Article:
Why does Italy close for August?

How does the entire country of Italy and most of Europe shut down in August? It is a shock to many North Americans when they hear that offices and businesses are closed entirely for this extended period. However, this tradition, at least in Italy, stems back to Roman times.

The Ferragosto Holiday stems back to a celebration of the festival of Emperor Augustus. The holiday was initially a day of rest for all the field workers after weeks of hard work on the farms. In the Renaissance period, this holiday was moved to align with the Assumption of Mary on August 15th. The government in Italy has used this holiday for the past 2000 years to celebrate workers, provide activities such as discounted rail travel, fireworks, and parades, and generally, have allowed people time off to celebrate with family and friends, typically over a grill!

Today, many office and factory workers will leave the cities for the beaches to relax. Special menus are prepared for the holiday, many specific to regional cuisines. In the North and Tuscany, roasted pigeons with rice, sausage, and porcini mushrooms may be found. In Naples, you may find frittata di maccheroni. In Rome, chicken and peppers. And in our hometown of Venice, you will find grilled fish from the lagoon, watermelon and wine, heavy crowds, and fireworks!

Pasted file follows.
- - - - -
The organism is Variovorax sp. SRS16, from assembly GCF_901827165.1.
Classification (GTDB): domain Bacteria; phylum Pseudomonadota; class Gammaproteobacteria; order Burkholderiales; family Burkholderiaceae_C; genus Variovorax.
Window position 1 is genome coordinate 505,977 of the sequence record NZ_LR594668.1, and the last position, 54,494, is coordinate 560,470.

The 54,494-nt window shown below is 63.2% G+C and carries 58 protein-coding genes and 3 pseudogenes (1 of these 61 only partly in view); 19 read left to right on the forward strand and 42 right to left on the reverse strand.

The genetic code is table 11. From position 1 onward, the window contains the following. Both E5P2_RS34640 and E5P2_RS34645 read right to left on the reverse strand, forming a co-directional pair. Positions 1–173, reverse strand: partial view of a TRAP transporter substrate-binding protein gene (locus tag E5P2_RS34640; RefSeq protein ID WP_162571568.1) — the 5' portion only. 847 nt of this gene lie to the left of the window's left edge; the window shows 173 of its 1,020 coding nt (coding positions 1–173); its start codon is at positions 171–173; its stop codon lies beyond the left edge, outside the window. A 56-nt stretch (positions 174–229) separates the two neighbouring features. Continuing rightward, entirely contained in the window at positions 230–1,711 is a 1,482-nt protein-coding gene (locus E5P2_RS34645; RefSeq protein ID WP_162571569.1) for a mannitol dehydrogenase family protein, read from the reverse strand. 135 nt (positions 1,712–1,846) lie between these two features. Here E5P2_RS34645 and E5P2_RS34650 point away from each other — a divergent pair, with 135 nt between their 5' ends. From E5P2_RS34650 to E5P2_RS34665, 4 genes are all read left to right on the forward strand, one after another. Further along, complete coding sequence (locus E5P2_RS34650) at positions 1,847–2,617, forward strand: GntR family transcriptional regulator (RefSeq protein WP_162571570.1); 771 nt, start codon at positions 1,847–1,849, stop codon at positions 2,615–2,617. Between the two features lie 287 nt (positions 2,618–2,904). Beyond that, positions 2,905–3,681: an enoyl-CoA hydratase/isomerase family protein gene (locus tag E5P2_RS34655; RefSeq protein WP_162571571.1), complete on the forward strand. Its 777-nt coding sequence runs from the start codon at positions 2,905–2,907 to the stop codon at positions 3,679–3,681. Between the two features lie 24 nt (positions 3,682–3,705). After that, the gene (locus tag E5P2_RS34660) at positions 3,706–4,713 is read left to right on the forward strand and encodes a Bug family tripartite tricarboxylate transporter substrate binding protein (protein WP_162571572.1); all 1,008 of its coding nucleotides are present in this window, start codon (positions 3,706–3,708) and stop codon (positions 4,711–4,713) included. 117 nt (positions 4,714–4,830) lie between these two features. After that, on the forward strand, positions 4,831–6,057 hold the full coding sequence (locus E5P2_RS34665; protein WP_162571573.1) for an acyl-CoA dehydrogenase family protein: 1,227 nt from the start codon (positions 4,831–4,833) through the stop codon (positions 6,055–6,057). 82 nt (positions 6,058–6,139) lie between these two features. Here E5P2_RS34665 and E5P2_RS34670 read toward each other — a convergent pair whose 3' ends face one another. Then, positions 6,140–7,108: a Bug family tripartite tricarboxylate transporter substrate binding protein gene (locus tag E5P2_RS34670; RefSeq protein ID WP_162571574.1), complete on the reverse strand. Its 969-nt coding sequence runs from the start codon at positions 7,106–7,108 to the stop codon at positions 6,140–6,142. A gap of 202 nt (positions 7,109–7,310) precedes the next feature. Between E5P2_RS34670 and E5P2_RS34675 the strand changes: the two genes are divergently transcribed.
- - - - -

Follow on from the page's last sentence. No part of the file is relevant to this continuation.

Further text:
From a business operations standpoint, most offices and factories close for two weeks around the holiday. Around that two-week closure, production facilities, such as glass-making and machine shops, use that time to run inventories and deep clean operations that have been running since the new year. Upon returning from the holiday, facilities generally take a few days to return to full operations.

Our Italian offices will be closed now until the end of August while our North American office remains open and fully operational. We have significant product inventory in our New Jersey warehouse to keep service and orders moving.